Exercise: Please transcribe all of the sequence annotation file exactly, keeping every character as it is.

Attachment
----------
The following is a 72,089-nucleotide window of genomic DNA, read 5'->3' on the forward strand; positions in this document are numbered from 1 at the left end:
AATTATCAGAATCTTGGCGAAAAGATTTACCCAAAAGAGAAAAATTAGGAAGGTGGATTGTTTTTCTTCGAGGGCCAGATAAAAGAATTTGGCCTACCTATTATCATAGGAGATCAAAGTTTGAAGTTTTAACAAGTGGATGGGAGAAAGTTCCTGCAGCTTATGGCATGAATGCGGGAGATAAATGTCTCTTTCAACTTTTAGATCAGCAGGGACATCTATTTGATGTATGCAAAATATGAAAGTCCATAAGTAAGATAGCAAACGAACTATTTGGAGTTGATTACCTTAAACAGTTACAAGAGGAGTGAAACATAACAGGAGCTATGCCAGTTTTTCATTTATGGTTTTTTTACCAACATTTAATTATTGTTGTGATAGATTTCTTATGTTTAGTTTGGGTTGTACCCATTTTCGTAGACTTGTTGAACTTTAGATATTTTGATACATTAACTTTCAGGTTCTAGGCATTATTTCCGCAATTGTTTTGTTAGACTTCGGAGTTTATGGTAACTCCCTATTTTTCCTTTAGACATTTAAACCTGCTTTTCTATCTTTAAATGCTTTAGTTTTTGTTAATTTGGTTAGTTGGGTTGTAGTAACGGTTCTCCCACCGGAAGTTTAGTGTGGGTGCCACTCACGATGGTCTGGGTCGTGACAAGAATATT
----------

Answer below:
The following is a 72,089-nucleotide window of genomic DNA, read 5'->3' on the forward strand; positions in this document are numbered from 1 at the left end:
AATTATCAGAATCTTGGCGAAAAGATTTACCCAAAAGAGAAAAATTAGGAAGGTGGATTGTTTTTCTTCGAGGGCCAGATAAAAGAATTTGGCCTACCTATTATCATAGGAGATCAAAGTTTGAAGTTTTAACAAGTGGATGGGAGAAAGTTCCTGCAGCTTATGGCATGAATGCGGGAGATAAATGTCTCTTTCAACTTTTAGATCAGCAGGGACATCTATTTGATGTATGCAAAATATGAAAGTCCATAAGTAAGATAGCAAACGAACTATTTGGAGTTGATTACCTTAAACAGTTACAAGAGGAGTGAAACATAACAGGAGCTATGCCAGTTTTTCATTTATGGTTTTTTTACCAACATTTAATTATTGTTGTGATAGATTTCTTATGTTTAGTTTGGGTTGTACCCATTTTCGTAGACTTGTTGAACTTTAGATATTTTGATACATTAACTTTCAGGTTCTAGGCATTATTTCCGCAATTGTTTTGTTAGACTTCGGAGTTTATGGTAACTCCCTATTTTTCCTTTAGACATTTAAACCTGCTTTTCTATCTTTAAATGCTTTAGTTTTTGTTAATTTGGTTAGTTGGGTTGTAGTAACGGTTCTCCCACCGGAAGTTTAGTGTGGGTGCCACTCACGATGGTCTGGGTCGTGACAAGAATATT